A few years ago, I was reading through a French translation of Twilight — a highly academic endeavor — when I came across the term “Thanksgiving,” accompanied by an asterisk and an explanation below. How cute, I thought, that French adolescents didn’t know about this wondrous American holiday of gratitude and over-indulgence.
Fast-forward to the holiday season, as I frantically searched the French supermarket shelves for pumpkin pie (no luck), perused endlessly for a decent Halloween party, and wandered the streets looking for a single, solitary inflatable Santa lawn decoration.
Facing the holidays abroad can be disorienting for Americans in France; the traditions are hard-found or non-existent, and the distance between family and friends seems as insurmountable as the original Mayflower expedition. But with a little planning and some fellow expats, you can make these holidays the best ones yet.
Without Aunt Susie’s famous pie or mom’s stuffing, you might be tempted to just skip the whole tradition — don’t. In Paris, there are plenty authentic options for prix fixe Thanksgivings at Breakfast in America, Joe Allen, Hotel Edouard 7 and Verjus.
Remember to book early; the early bird gets the turkey.
You may not find pyramids of canned pumpkin at the local Carrefour, but fear not. Head to Thanksgiving, a grocer dedicated to stocking much-beloved American food and baking supplies.
During the holiday time, they sell hard-to-find American products like stuffing mix, cranberry sauce, gravy cans, and more. You can also check out The Real McCoy, a deli and grocery, that sells holiday necessities alongside all manner of Hersheys.
Taking the time to prepare traditional dishes is a quick cure for homesickness. Gathering new-found friends and holiday “orphans” for Friendsgiving will mark a new tradition.
Kick off the season with a night of Halloween thrillers. Make sure to keep fun-size Twixs and Snickers nearby to binge on between screams. Cozy up with your friends over A Charlie Brown Thanksgiving. And if ye olde French carols, Nativity-themed displays and Christmas Markets aren’t ringing your jingle bells, simply Netflix and chill. It’s a Wonderful Life, Love Actually, Home Alone and The Santa Clause are perennial classics, to bring you the real deal cheese-whizz flavor of a down home Christmas.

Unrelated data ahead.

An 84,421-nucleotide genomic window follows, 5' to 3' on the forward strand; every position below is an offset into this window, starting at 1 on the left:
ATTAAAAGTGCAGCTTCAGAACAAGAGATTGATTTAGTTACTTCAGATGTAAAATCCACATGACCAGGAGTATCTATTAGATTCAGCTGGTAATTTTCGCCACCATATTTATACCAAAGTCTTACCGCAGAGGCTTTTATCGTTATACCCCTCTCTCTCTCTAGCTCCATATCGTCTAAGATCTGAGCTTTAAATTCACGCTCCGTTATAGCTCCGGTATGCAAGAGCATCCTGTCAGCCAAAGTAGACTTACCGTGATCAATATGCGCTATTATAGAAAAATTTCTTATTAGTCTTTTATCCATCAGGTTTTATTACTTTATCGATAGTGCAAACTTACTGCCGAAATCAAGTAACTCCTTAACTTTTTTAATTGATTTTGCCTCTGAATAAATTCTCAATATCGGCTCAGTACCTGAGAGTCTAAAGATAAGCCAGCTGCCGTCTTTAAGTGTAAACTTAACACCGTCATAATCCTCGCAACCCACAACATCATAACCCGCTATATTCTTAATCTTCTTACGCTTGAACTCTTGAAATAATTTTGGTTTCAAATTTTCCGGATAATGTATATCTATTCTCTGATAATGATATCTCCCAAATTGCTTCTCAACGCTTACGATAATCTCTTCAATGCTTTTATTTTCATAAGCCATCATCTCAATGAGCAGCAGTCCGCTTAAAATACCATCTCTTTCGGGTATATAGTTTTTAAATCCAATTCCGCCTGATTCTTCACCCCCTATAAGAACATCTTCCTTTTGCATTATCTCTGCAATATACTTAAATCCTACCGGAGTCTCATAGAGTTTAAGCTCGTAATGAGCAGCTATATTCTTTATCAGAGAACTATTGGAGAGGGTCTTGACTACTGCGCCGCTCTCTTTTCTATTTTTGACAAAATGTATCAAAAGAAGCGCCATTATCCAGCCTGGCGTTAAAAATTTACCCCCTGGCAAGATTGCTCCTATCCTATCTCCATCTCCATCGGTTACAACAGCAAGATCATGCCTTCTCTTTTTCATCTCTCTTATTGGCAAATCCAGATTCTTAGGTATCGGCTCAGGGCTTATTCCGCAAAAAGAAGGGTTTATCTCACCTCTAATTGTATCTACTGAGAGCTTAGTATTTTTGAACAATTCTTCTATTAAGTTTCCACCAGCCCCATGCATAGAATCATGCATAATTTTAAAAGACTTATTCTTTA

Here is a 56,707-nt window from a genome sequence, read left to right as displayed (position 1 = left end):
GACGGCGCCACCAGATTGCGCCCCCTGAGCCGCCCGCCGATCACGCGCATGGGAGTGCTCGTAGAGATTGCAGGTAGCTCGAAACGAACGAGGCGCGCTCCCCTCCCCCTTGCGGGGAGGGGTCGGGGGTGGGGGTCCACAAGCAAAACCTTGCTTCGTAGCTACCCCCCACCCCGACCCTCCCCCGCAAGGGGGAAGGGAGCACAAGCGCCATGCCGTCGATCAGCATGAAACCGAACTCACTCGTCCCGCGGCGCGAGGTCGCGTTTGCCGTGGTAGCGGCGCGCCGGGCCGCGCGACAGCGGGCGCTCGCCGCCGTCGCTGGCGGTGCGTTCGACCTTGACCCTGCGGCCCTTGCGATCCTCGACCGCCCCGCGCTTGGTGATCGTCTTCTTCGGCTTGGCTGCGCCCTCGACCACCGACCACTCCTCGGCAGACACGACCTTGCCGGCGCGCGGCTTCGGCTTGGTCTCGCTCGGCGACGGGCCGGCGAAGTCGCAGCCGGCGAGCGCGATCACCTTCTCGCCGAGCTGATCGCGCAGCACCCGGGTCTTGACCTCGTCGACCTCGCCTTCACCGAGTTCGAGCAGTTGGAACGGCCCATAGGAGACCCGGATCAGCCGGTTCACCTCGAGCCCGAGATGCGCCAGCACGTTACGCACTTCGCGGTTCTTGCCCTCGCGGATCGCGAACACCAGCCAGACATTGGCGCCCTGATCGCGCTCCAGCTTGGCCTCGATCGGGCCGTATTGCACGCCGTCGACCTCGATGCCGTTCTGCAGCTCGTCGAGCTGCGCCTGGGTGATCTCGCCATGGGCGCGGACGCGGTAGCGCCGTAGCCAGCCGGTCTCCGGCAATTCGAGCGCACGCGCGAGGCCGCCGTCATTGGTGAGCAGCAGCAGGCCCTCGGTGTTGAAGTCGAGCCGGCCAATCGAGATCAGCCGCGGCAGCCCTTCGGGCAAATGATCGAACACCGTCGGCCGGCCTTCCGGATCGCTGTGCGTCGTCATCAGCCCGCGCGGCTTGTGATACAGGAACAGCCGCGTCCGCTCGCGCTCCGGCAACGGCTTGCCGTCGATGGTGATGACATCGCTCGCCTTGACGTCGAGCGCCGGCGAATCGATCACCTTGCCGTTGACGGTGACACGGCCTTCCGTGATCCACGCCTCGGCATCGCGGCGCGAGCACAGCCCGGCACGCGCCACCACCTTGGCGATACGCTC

There’s nothing sadder than waking up in your charming Paris studio… alone… on Christmas morning. Christmas is a time for family. Without your nearest and dearest to dine with and fight, there’s no holiday cheer, no spirit and, worst of all, no presents. Not even disappointing cheap novelty ones.
Address this tout suite by arranging a gift exchange with your French and American friend family. You can all bond over the terrible items given and received at a reveal party for your Père Noël Secret.
Facebook, Instagram, Snapchat are the modern day three kings, sharing messages of joy to the world. But scrolling through endless pictures of happy, festive, and very far away friends and family can lead to serious FOMO (Fear of Missing Out). While it’s great to stay in touch, it’s toxic to obsess about how life at home goes on without you.
If you find yourself in despair over missed moments, take a break from screen-staring. Go do something special with your friends in France, like a boat ride on the Seine, or a pain au chocolat boulangerie-crawl. You’ll feel better living it up abroad.
…And you’ll end up with good grammable ammo, to make your friends back home feel the FOMO.
The hardest part of the holidays is combatting the loneliness. Combat this by being aggressively not-lonely. Your French friends will enjoy learning about your traditions. They will return the favor by showing you some of theirs. Have you ever spent a cold winter’s night learning how to make Bûche de Noël and foie gras?
It’s cross-cultural exchange at its finest.